Even what is often termed serious mental illness are extreme varieties of normal behavior. All people have the possibility of hallucination. We all have it right before before sleep and right after we wake up, called hypnagogic hallucinations. We are all extremely hallucinated while we sleep. Most people have had the experience of hearing their name called, even if nobody’s there. People who are interested in spiritual matters, often think that voices are communications from other dimensions. They feel quite OK about their experiences.

An Australian lawyer who is very interested in the afterlife, exclaimed in a blog: “I have finally been able to develop clear-audience. Now I can communicate with people on the other side.” Research shows that people who think of their voices in this way have absolutely no problem with them.
Delusions may be viewed in the same way. We all have our personal beliefs that may be without direct physical evidence, and that may be difficult to change. Many people who have done great things in history, would have been deemed delusional by others. Marconi, the inventor of the radio, was looked upon as delusional when he said he could transmit voices through the air over long distances.

Even so-called manic behavior may be quite functional in many instances. Edison could easily have been termed manic because of his extreme motivation to create the lightbulb. There is a theory that the ability to hallucinate and to hold onto strong, delusional, original ideas developed as a genetic mutation hundred thousand years ago, and that this was the reason humans developed. When the supply of omega-3 was abundant, through eating fish, this was not a problem. When the supply of omega-3 became lower, these natural positive processes could become more extreme and less functional and would be termed so-called schizophrenia. Experiments with giving fish oil to young people at risk for so-called psychosis showed that those who took placebo were seven times as likely to develop so-called schizophrenia as those who took the fish oil. So psychotic-like processes and the ability to be extremely engaged in these ideas, as in so-called mania, might actually be essential for humanity.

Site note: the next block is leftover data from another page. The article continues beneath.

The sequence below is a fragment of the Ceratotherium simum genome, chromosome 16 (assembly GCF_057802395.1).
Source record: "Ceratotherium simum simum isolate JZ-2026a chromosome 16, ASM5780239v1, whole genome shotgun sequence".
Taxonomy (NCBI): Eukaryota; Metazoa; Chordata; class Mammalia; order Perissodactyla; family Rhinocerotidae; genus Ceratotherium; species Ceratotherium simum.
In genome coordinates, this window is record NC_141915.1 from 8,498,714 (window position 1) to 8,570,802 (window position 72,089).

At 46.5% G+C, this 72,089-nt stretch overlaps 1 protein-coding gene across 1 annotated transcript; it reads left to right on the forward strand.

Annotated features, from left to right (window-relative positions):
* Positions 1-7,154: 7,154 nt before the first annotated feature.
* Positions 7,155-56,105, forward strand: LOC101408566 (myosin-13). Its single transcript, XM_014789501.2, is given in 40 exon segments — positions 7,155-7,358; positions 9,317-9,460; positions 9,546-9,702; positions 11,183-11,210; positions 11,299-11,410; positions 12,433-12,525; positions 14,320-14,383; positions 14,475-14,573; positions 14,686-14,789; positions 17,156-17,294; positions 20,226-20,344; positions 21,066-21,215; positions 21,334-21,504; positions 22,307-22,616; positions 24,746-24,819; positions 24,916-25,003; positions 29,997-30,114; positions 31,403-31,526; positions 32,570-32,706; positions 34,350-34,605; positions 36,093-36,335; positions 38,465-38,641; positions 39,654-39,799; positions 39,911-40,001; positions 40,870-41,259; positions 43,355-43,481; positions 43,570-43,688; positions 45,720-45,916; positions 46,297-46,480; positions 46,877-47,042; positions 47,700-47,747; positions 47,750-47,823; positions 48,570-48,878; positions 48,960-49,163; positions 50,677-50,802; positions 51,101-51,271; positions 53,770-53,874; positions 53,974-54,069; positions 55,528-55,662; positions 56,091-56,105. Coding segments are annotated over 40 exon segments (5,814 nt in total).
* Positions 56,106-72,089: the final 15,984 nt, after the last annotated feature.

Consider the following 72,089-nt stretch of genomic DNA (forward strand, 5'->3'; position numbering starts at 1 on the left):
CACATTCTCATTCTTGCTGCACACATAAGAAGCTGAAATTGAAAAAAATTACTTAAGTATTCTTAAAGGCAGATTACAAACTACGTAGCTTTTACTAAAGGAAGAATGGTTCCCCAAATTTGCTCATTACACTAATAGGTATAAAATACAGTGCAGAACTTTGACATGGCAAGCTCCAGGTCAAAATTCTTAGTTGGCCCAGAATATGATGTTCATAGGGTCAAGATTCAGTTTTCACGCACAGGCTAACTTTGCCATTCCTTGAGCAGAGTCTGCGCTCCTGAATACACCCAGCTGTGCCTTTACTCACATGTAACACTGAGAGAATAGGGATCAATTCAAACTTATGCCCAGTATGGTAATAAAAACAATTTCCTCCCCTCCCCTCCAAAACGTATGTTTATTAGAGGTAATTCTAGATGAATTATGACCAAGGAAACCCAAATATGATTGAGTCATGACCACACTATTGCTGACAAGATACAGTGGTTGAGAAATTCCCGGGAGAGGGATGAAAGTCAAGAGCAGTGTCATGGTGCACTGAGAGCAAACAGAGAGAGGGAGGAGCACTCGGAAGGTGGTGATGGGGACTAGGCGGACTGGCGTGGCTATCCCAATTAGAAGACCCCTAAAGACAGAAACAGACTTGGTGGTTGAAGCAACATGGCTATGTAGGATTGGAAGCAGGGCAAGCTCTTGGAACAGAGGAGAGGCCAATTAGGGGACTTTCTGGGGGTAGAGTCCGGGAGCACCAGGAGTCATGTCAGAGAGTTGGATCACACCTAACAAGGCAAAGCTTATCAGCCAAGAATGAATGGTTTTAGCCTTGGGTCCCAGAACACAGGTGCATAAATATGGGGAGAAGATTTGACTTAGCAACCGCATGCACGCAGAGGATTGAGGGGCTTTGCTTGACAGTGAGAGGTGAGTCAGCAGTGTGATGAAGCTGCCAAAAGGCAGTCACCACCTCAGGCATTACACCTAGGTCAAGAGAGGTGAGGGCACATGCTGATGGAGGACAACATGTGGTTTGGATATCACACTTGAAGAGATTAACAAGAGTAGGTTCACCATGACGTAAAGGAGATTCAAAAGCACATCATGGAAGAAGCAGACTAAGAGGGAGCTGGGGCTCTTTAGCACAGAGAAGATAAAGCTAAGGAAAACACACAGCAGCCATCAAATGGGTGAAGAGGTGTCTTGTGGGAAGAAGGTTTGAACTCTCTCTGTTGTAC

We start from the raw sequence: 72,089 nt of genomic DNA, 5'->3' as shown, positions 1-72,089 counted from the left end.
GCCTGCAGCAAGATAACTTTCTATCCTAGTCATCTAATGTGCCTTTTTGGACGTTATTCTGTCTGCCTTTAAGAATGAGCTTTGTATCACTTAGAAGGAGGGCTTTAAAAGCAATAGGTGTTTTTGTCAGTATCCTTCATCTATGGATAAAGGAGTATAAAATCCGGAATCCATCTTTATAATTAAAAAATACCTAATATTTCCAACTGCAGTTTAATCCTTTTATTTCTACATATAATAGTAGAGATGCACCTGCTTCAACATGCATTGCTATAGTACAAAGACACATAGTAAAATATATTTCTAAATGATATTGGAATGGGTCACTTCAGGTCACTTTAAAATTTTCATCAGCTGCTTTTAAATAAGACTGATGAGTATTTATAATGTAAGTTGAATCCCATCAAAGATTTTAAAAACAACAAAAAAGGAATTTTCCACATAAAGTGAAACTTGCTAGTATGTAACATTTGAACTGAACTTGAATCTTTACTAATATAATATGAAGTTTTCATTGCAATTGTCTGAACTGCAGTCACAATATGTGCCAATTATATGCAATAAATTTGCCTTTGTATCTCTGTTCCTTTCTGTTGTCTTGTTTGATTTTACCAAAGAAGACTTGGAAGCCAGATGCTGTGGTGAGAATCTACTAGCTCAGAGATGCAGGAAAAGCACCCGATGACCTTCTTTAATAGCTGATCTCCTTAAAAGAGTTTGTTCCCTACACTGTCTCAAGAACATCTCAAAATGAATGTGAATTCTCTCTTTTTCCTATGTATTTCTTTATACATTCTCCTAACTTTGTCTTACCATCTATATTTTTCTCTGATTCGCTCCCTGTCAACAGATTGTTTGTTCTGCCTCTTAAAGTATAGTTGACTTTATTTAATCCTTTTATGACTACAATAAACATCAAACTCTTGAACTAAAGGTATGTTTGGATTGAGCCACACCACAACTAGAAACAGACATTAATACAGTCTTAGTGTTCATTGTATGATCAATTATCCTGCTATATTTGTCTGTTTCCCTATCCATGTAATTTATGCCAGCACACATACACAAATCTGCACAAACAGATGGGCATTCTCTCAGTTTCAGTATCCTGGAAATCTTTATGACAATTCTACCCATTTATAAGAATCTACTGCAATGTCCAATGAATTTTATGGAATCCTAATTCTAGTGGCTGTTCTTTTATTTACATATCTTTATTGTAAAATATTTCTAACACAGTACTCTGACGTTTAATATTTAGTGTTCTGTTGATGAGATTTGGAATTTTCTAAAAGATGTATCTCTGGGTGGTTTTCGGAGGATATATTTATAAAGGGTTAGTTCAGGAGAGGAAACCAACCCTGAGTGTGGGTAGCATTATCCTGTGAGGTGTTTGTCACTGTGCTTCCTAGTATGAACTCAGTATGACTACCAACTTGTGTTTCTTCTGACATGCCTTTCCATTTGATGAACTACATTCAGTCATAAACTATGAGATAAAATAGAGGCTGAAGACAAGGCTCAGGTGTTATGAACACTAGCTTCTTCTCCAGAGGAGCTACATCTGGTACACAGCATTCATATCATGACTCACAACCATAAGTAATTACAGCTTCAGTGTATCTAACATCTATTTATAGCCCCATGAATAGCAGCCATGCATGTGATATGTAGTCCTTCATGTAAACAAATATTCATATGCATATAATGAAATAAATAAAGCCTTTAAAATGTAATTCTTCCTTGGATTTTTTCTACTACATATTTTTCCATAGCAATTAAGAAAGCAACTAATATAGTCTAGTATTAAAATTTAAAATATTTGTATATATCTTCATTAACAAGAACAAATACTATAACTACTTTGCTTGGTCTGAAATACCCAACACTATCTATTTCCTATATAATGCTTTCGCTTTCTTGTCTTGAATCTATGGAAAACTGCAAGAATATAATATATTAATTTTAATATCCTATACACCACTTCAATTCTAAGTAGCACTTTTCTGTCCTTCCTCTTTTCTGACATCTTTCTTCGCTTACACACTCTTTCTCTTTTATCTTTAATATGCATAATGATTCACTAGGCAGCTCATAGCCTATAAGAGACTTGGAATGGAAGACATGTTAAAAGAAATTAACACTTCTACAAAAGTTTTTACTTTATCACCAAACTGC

A second thought that I would like to share is about the purpose of everything. We all have ideas about why we are here and why things happen to us. Some think that we are only atoms and what happen to us are just random events. We just have to try to enjoy these random events and relationships we experience. Others think that we have a purpose with our lives and that things happen for a reason. Closely tied to this are thoughts about life and death, what happens after death.